Published Date : 2018-04-28
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The Doctrine of Tribulation

By: Jorge Mario Bergoglio, SJ

 Why are we now offering our readers a text by then-Fr. Jorge Mario Bergoglio dated Christmas 1987? Before replying to this question we need to understand something about the context in which it was written. Fr. Bergoglio signed a short preface to a collection of eight letters from two Superiors General of the Society of Jesus (“Las cartas de la Tribulación,” Buenos Aires, Diego de Torres, 1988). Seven of them were by Father General Lorenzo Ricci, written between 1758 and...

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‘Detroit’, a film by Kathryn Bigelow

By: Virgilio Fantuzzi, SJ

An American story. Detroit, summer of 1967. An African-American riot is violently suppressed by the police and the army. Shot in a documentary style full of tension, the film involves the audience totally, a tribute to its effectiveness. The film Detroit, by Kathryn Bigelow, is divided into three parts and preceded by a brief prologue that summarizes the historical context of the facts that are taken into consideration. The spark that starts a fire In the years following the First...

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More Walls between People

By: GianPaolo Salvini, SJ

In speeches intended to foster a climate of world peace, Pope Francis has often used metaphors referring to walls and bridges in opposition to each other. Walls are an eloquent symbol of division and incommunicability, while bridges are an equally clear symbol of encounter between different shores – between different nations, religions and people. The quotations are numerous. Best known, perhaps, is the quote from the speech given by Pope Francis (whose Latin title, Pontifex, indicates a “creator” or “builder...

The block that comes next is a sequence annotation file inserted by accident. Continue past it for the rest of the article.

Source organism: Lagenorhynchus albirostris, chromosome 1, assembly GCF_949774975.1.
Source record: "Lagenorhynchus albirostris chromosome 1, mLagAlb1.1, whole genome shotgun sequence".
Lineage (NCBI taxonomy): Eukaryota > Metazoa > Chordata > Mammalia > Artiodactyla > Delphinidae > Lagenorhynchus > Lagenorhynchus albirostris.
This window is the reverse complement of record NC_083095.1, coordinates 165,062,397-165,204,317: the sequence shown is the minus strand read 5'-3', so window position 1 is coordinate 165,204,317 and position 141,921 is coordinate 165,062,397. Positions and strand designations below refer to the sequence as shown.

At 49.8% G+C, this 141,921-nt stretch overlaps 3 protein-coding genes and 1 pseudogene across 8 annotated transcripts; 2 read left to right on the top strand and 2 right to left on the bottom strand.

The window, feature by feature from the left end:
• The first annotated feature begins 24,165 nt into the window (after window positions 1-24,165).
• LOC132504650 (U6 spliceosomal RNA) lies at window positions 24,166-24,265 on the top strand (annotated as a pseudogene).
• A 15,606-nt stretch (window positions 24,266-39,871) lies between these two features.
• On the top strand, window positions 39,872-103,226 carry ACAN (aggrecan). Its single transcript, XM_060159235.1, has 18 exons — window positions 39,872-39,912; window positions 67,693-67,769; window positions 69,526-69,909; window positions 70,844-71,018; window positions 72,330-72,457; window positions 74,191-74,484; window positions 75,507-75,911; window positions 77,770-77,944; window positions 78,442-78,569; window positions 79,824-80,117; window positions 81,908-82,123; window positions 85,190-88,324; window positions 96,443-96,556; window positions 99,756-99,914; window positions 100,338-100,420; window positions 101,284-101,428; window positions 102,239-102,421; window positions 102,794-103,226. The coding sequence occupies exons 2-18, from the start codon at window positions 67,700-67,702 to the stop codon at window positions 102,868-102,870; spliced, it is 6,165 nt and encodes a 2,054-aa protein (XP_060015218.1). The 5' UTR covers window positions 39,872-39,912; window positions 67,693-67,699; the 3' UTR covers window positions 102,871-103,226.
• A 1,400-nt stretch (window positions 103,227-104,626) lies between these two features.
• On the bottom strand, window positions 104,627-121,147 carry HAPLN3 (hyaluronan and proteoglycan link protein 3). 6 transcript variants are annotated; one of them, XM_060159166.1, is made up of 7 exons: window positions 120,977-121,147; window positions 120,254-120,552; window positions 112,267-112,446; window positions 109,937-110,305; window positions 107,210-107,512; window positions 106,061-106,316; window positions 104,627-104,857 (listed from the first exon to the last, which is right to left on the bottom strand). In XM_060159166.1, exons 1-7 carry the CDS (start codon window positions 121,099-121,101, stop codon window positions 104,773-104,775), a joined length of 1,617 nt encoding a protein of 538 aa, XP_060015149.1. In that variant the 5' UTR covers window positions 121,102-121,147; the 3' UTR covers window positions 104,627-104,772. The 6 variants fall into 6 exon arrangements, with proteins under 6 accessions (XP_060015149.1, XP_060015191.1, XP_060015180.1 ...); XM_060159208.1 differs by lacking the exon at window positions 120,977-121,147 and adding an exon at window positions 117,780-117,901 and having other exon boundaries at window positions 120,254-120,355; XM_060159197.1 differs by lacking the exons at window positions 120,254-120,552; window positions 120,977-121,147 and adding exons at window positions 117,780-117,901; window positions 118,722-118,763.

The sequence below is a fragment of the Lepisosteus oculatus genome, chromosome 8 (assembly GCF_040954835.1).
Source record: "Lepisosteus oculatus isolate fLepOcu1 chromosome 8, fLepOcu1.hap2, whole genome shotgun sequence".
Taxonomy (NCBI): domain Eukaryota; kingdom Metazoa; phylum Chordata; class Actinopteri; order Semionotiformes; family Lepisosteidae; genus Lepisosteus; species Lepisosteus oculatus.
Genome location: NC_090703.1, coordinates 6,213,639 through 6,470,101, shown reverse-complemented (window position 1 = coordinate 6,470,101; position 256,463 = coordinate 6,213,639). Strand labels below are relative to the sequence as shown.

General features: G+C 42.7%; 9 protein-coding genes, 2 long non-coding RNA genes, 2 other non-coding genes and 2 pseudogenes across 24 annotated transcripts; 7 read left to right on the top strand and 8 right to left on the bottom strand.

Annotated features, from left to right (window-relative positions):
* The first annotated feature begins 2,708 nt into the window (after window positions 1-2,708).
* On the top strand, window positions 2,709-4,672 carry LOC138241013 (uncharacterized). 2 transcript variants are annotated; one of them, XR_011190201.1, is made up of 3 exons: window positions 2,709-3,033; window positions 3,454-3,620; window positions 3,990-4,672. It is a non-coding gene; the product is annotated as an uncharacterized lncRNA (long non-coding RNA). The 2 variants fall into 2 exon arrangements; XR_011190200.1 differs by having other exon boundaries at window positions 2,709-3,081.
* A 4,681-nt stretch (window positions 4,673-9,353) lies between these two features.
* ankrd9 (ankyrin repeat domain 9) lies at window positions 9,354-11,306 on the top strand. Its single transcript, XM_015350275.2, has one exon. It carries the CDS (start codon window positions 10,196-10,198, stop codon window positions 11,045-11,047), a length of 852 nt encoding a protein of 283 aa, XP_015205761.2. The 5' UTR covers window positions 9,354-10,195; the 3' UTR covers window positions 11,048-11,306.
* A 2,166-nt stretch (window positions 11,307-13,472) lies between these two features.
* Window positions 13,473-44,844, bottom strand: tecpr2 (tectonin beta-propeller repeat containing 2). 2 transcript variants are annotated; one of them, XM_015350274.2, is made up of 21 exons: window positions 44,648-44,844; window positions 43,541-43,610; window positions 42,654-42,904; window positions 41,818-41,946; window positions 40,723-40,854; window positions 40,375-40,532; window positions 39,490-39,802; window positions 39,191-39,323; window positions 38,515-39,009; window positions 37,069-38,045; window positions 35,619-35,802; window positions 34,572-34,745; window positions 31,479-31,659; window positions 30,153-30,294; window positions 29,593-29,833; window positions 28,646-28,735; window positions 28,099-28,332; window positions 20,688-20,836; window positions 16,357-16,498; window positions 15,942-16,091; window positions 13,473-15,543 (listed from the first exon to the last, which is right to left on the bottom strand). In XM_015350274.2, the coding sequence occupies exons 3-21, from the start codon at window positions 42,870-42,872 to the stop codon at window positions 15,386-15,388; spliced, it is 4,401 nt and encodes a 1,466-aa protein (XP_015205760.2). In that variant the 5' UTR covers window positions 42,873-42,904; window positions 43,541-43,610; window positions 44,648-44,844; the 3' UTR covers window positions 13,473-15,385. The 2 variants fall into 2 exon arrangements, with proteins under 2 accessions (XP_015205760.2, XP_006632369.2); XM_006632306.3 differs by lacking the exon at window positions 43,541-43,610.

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African Migrants: Where to make a home?

By: Wilfred Sumani, SJ

Africa is the “continent of hope.” We see this hope in the eyes of the many young men and women who arrive in Europe. A hope that can be a great contribution to an aging Europe when it finds a way of being accepted, put to use, and adequately accompanied by the welcoming community. But news of African migrants losing their lives on the way to Europe has become commonplace nowadays. The Italian island of Lampedusa conjures up ghastly images...

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 ‘Do not put us to the test’ Reflections on a difficult petition in the Lord’s Prayer

By: Pietro Bovati, SJ

The most influential Church Fathers and countless scriptural commentators throughout the centuries have commended the Our Father for its theological richness, extolling it as the perfect prayer, especially since the Divine Master himself taught it to us. There are those who maintain that the Our Father is the culmination of every prayer contained in the Old Testament. Others define it as a synthesis of Christian catechesis presented in the form of an invocation.[1] Underlying the prayer’s exalted status is the...

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Soap Operas, more than entertainment history and development of a cult genre

By: Paul A. Soukup, SJ

Well-known to viewers around the world, soap operas have interested communication researchers almost from the beginning of their appearance.[1] The broadcast genre started in the United States, on radio, in the 1930s and by the 1940s early communication researchers were investigating the nature of the audience for soap operas, their motivations for listening to soap opera, and the satisfaction listeners gained from the soap opera. The soap opera form itself spread fairly rapidly to other countries, with some of the...

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